Calvert Cliffs State Park, Route 765, Lusby, (301) 743-7613, website, $5 per car. Bet you haven’t been fossil-hunting in a while. Take a stroll along the shore—shark’s teeth are fairly common finds. You’re allowed to take your spoils home, too.
Chesapeake and Ohio Canal National Historic Park, Brunswick, (301) 739-4200, website, $3-$5 for 3 days. Satisfy your inner prospector with a visit to the old gold mines, go rock climbing near Great Falls, see bald eagles flying overhead, and meet the park’s mules, just like the ones used during the canal’s construction 200 years ago.
Crooked Creek Horse Park and Trail, R.D. 6, Box 279 G, Friendship Plaza, Kittanning, Pa., (724) 845-4502, website, fees are based on usage. Bring your best equine friend for over 35 miles of trails, “fun shows,” camping (with stalls), even a rodeo. No rentals, though—strictly BYOH.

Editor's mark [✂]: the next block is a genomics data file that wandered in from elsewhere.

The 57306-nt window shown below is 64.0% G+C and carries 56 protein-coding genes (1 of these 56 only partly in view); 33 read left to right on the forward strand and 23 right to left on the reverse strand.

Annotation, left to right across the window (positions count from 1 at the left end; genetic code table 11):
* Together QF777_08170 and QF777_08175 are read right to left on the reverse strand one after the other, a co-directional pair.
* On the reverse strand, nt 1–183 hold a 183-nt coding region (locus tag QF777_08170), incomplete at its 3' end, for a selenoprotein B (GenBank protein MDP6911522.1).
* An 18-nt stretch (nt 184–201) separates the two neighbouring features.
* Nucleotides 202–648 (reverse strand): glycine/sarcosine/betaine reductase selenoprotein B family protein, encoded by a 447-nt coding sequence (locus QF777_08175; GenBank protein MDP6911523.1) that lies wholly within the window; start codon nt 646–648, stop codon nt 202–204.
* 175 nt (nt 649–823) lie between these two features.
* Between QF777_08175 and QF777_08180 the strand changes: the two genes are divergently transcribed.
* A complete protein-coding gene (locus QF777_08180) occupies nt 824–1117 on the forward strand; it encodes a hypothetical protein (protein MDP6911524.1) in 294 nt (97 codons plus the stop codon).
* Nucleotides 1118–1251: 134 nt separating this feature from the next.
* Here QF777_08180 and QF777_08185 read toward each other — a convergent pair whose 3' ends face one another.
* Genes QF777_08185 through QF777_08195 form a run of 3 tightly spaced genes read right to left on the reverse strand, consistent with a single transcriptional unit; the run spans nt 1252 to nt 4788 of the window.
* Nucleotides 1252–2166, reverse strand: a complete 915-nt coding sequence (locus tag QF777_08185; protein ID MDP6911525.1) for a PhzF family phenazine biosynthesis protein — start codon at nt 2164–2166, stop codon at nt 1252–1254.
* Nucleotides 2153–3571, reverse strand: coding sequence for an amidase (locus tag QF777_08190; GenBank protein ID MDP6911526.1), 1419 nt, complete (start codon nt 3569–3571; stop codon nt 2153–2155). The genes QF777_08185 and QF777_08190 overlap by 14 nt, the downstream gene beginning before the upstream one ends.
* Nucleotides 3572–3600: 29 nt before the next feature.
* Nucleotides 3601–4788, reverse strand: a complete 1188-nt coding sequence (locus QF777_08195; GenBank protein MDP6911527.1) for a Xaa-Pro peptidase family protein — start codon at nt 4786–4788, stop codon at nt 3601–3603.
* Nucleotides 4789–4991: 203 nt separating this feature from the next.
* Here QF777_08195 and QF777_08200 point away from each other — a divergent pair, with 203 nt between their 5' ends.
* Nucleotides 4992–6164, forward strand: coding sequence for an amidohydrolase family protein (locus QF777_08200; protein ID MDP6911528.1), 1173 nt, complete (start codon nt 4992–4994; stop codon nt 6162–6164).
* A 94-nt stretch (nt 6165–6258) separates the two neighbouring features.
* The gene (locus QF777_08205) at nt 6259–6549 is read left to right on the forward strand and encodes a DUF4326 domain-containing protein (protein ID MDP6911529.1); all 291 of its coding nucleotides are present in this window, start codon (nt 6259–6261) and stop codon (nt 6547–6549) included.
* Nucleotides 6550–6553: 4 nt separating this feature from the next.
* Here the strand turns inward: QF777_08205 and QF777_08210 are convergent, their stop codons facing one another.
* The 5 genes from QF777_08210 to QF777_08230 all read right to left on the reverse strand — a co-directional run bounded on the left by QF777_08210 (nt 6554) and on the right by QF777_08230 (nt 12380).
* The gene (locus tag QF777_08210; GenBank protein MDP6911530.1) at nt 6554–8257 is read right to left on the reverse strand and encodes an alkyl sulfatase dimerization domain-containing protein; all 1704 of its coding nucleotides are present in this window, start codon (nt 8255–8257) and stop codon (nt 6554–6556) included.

Fair Hill Natural Resources Management Area, Routes 273 and 213, Elkton, (410) 398-1246, website. Fish for trout from the covered bridge, built in 1860, or hike/bike/ride a horse around the extensive trails. The stables offer carriage rides and programs for the kids. On May 27, put your money on the prettiest pony and let it ride at the annual steeplechase.
Greenbrier State Forest, near White Sulphur Springs, W. Va., (304) 536-1944, website. Think of it as camping lite. The cabins have coffee-makers and microwaves, antiquing in nearby Lewisburg is a popular activity, and there’s a pool—heated, no less. For the more rugged, there’s an archery range, fishing, and a 3,280-foot mountain.
Gwynns Falls Trail, Leakin Park, (410) 396-0440, website. This wooded trail running through the city connects 30 neighborhoods, sorta like a bucolic I-83. Gambol along 14 miles of finished trails, but stop off to visit some history along the way: the Carrolton Railroad Viaduct, the Crimea Mansion, the B&O Railroad Museum, and more.